This turned out to be a great idea, as these hidden gems proved to be exactly that. The game trails all congregated at an indentation which must have been 60 m across. The trunks of the nearby trees were all caked with mud and provided evidence that, in the rainy season, this was clearly a congregating point – Hlanganani – the meeting place. We pictured rhino, buffalo and warthogs travelling from all directions to share the cool, deep mud.
The last part of the first day’s walking took us through broad-leaved woodland. Here we kept coming across small groups of nyala, invariably a stare-off ensued, and never sure who was more surprised to see the other.
Camp for the first night was in a small patch of sand forest that served as the base for Phinda’s walking safaris camp in years gone by. It was a perfect evening and as we slowly set up camp we were both filled with gratitude and emotion. A Zulu phrase kept running through my head: Ngifezekile iphupho lami – my dreams have come true. I was doing what I had always wanted to do, with the person I had always wanted to do it with.
Day 2: in search of endangered succulents
Day two began with a cup of coffee, much needed on a cold and blustery morning, not weather normally associated with Zululand. We packed up camp and headed off for our next destination: Bride’s Bush, an amazing ridge flanked on either side by deep valleys, with a view into Mkuze to the west and towards the dune ridges that border the Indian Ocean to the east.
Being so elevated, the spot is very exposed to wind, and we had to shorten our walk considerably. The focus for the day was to find a specimen of Haworthia limifolia lebomboensis – a small and endangered succulent, Bride’s Bush being the only place on Phinda where you can find it. After scouring every rocky outcrop on the mountain we eventually found one and then rested in some shade at the pan on the top of the mountain.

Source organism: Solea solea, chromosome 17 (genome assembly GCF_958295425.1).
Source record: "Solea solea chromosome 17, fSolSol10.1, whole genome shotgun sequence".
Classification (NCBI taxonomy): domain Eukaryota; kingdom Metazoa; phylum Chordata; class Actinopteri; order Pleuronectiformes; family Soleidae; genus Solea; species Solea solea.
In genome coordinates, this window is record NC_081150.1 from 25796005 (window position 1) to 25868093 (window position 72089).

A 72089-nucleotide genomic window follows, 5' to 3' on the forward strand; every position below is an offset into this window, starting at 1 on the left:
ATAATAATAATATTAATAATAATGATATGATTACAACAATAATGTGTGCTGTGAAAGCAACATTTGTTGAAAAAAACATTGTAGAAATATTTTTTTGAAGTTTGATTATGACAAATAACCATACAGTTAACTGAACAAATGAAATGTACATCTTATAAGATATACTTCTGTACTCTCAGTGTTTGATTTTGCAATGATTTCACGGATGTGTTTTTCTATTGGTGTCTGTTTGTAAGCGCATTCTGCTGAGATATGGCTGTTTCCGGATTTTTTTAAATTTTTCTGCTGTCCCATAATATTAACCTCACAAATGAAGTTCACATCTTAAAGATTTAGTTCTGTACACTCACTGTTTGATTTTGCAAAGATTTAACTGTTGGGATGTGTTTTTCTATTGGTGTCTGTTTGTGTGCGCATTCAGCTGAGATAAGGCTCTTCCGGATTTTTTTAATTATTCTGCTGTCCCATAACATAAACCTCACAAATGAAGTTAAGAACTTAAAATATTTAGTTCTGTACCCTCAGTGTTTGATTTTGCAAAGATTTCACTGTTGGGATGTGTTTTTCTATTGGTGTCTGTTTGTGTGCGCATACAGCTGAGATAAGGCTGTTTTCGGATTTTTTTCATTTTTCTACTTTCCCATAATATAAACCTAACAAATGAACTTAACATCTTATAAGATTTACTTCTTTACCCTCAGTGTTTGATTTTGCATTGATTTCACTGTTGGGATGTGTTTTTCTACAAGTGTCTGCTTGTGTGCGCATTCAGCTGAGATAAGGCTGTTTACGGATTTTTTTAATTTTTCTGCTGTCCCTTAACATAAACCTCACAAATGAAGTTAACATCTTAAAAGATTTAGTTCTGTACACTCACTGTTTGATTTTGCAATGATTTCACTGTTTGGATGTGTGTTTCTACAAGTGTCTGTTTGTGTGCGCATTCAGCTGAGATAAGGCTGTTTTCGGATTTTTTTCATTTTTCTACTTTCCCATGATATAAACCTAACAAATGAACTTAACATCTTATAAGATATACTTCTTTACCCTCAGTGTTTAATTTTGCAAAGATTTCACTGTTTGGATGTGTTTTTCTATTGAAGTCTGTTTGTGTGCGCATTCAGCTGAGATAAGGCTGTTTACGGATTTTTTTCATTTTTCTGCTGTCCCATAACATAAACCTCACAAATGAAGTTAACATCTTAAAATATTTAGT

We watched as a buffalo bull slowly grazed away from us in the distance before we too headed back to camp. It was still very windy and the thought of spending a night in a buffeting tent didn’t sound all that appealing as we contemplated leaving the mountain.
After a quick nap, we went for an afternoon walk to watch the sun go down. It turns out that despite our searching, the best spot is still from the marula that is so well known by many of the Phinda guides. By now the wind had died down, so we lit a fire and settled in for the night. We heard a lion roaring way off in the distance, and stayed up, bathing in the light of the full moon, warmed by a crackling fire.
Day 3: a meaningful homecoming
Coffee in hand we headed to the eastern side of the mountain to watch the sunrise. It was still cold, but the sky was mesmerising as the sunrise danced with the slow moving cloud bank in front of us.
We drove to Phinda Mountain Lodge to start the last day of walking. We only left 30 minutes later. Every staff member at the lodge wanted to greet Intshebe – the bearded one – as Les had affectionately come to be known on Phinda.
We walked off of the mountain down towards the mighty Mzinene River, again avoiding roads where possible. One particular stretch was about 2 km through a very thick area. I remember turning back, a little worried that I had selected a poor route, only to be greeted by a big thumbs up and a broad smile.
We emerged onto a road and both of us laughed, Les saying that was his favourite part of the walk so far. We slowly ascended the steep road from the river and emerged onto the Ndabana open areas, while we discussed some of the experiences Les had shared on these very roads.
The bearded one
Arriving at Mountain Lodge, we were greeted by Sabelo, a butler who has been with the company since its inception. It was fitting that he came and sat with us as we ate our cake, sharing some of the stories of the past few days.
To spend time with a man who played such an important role in the creation of Phinda was the most humbling experience. To call him my dad is a privilege in every sense of the word.
SEE WHAT LIES BEYOND